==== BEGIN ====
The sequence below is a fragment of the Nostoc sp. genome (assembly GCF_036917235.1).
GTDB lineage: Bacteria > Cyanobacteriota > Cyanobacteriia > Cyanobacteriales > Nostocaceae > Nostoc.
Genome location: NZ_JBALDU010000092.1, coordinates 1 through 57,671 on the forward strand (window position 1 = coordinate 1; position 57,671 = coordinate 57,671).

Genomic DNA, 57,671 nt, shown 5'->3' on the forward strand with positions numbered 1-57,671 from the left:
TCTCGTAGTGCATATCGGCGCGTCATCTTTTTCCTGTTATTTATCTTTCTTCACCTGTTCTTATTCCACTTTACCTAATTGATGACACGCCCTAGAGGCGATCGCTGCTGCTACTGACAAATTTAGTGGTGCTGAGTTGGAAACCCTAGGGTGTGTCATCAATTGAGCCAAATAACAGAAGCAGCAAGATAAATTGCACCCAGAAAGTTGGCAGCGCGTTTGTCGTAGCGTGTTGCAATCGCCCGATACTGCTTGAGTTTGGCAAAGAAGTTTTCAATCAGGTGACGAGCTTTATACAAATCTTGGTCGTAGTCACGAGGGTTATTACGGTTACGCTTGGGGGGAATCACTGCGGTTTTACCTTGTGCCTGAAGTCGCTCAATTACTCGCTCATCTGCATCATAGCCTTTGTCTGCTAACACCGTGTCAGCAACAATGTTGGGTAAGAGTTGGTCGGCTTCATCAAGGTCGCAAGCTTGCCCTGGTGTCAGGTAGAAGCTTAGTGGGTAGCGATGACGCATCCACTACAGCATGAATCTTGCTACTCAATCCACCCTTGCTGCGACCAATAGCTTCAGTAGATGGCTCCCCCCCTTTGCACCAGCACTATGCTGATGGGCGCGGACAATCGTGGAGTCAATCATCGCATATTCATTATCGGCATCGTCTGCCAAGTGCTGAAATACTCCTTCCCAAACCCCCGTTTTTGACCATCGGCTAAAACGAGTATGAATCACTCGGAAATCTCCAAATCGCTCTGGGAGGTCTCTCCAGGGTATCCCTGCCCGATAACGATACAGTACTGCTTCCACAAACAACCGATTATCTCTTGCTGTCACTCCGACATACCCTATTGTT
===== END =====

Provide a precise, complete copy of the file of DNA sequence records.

The sequence below is a fragment of the Nostoc sp. genome (assembly GCF_036917235.1).
GTDB lineage: Bacteria > Cyanobacteriota > Cyanobacteriia > Cyanobacteriales > Nostocaceae > Nostoc.
Genome location: NZ_JBALDU010000092.1, coordinates 1 through 57,671 on the forward strand (window position 1 = coordinate 1; position 57,671 = coordinate 57,671).

Genomic DNA, 57,671 nt, shown 5'->3' on the forward strand with positions numbered 1-57,671 from the left:
TCTCGTAGTGCATATCGGCGCGTCATCTTTTTCCTGTTATTTATCTTTCTTCACCTGTTCTTATTCCACTTTACCTAATTGATGACACGCCCTAGAGGCGATCGCTGCTGCTACTGACAAATTTAGTGGTGCTGAGTTGGAAACCCTAGGGTGTGTCATCAATTGAGCCAAATAACAGAAGCAGCAAGATAAATTGCACCCAGAAAGTTGGCAGCGCGTTTGTCGTAGCGTGTTGCAATCGCCCGATACTGCTTGAGTTTGGCAAAGAAGTTTTCAATCAGGTGACGAGCTTTATACAAATCTTGGTCGTAGTCACGAGGGTTATTACGGTTACGCTTGGGGGGAATCACTGCGGTTTTACCTTGTGCCTGAAGTCGCTCAATTACTCGCTCATCTGCATCATAGCCTTTGTCTGCTAACACCGTGTCAGCAACAATGTTGGGTAAGAGTTGGTCGGCTTCATCAAGGTCGCAAGCTTGCCCTGGTGTCAGGTAGAAGCTTAGTGGGTAGCGATGACGCATCCACTACAGCATGAATCTTGCTACTCAATCCACCCTTGCTGCGACCAATAGCTTCAGTAGATGGCTCCCCCCCTTTGCACCAGCACTATGCTGATGGGCGCGGACAATCGTGGAGTCAATCATCGCATATTCATTATCGGCATCGTCTGCCAAGTGCTGAAATACTCCTTCCCAAACCCCCGTTTTTGACCATCGGCTAAAACGAGTATGAATCACTCGGAAATCTCCAAATCGCTCTGGGAGGTCTCTCCAGGGTATCCCTGCCCGATAACGATACAGTACTGCTTCCACAAACAACCGATTATCTCTTGCTGTCACTCCGACATACCCTATTGTT